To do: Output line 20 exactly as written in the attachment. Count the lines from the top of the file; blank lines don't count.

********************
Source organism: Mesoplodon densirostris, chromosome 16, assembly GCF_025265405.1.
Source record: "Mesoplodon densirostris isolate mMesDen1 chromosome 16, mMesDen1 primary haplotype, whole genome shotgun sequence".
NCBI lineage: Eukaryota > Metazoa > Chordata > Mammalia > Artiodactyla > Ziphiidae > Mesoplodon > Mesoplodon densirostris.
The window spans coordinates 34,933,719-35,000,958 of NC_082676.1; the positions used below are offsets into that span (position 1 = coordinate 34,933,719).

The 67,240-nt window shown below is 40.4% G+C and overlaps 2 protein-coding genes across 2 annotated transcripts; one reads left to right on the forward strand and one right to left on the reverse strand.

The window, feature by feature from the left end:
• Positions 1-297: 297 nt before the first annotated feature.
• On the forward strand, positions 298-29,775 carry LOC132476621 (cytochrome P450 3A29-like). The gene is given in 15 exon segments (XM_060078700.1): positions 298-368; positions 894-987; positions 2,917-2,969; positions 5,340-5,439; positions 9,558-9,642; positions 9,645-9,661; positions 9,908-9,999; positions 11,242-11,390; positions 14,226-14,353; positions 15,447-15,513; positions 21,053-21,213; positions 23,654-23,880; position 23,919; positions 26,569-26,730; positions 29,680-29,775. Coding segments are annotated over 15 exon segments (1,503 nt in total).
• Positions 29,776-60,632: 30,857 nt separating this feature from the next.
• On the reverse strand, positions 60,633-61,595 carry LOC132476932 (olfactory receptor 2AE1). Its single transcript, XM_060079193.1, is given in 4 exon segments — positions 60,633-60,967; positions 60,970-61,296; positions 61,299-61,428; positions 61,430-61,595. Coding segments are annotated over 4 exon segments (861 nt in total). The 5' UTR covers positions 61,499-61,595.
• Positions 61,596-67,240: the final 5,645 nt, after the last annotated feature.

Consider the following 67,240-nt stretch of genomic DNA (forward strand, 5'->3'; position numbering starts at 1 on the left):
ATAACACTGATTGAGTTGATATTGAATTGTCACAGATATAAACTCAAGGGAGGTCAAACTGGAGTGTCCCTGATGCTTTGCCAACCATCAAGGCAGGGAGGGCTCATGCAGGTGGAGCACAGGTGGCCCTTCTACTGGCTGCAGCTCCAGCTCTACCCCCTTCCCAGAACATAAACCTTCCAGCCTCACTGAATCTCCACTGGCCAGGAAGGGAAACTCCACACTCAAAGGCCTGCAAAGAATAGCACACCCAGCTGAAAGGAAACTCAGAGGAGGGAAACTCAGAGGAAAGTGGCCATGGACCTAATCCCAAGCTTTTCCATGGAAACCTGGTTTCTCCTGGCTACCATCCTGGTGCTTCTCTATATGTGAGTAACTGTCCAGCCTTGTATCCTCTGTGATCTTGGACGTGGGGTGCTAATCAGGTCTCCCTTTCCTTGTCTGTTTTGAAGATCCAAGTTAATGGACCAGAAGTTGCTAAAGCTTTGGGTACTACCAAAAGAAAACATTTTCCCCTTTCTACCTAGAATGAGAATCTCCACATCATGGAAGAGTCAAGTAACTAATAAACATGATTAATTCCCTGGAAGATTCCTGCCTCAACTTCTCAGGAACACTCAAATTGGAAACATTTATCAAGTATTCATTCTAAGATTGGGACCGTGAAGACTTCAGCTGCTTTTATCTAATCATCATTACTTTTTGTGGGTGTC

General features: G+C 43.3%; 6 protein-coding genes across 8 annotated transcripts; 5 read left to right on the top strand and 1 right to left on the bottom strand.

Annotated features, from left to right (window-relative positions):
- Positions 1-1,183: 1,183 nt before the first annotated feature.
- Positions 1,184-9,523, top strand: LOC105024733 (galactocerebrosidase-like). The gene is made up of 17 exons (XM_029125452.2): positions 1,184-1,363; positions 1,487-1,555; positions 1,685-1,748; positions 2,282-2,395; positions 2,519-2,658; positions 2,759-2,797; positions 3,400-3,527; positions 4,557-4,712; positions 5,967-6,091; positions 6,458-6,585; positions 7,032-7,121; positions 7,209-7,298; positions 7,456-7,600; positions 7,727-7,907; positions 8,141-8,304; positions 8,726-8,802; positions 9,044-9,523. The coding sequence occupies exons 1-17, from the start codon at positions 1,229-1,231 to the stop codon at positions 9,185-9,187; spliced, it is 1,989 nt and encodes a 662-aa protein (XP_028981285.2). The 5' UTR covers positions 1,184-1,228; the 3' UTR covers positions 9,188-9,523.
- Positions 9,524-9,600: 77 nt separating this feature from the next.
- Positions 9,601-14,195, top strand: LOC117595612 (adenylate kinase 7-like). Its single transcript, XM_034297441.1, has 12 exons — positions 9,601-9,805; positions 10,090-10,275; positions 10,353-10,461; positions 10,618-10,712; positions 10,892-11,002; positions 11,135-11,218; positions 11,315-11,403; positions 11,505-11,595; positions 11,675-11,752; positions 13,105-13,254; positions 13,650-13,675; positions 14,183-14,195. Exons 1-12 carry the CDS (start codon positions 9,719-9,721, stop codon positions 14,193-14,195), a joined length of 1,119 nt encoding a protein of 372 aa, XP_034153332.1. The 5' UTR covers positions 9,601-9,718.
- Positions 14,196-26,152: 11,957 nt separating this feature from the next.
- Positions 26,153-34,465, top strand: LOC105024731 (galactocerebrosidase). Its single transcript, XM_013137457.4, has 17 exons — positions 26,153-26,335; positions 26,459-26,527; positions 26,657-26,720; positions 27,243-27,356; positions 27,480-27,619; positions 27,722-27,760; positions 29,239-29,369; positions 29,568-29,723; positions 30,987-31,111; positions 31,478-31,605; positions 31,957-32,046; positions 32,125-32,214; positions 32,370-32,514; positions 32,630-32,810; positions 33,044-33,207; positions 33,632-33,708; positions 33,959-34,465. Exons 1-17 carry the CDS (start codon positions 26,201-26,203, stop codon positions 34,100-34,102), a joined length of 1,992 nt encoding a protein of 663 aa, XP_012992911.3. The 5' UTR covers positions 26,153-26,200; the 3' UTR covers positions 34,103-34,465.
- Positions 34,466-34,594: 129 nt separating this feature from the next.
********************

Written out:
- Positions 14,196-26,152: 11,957 nt separating this feature from the next.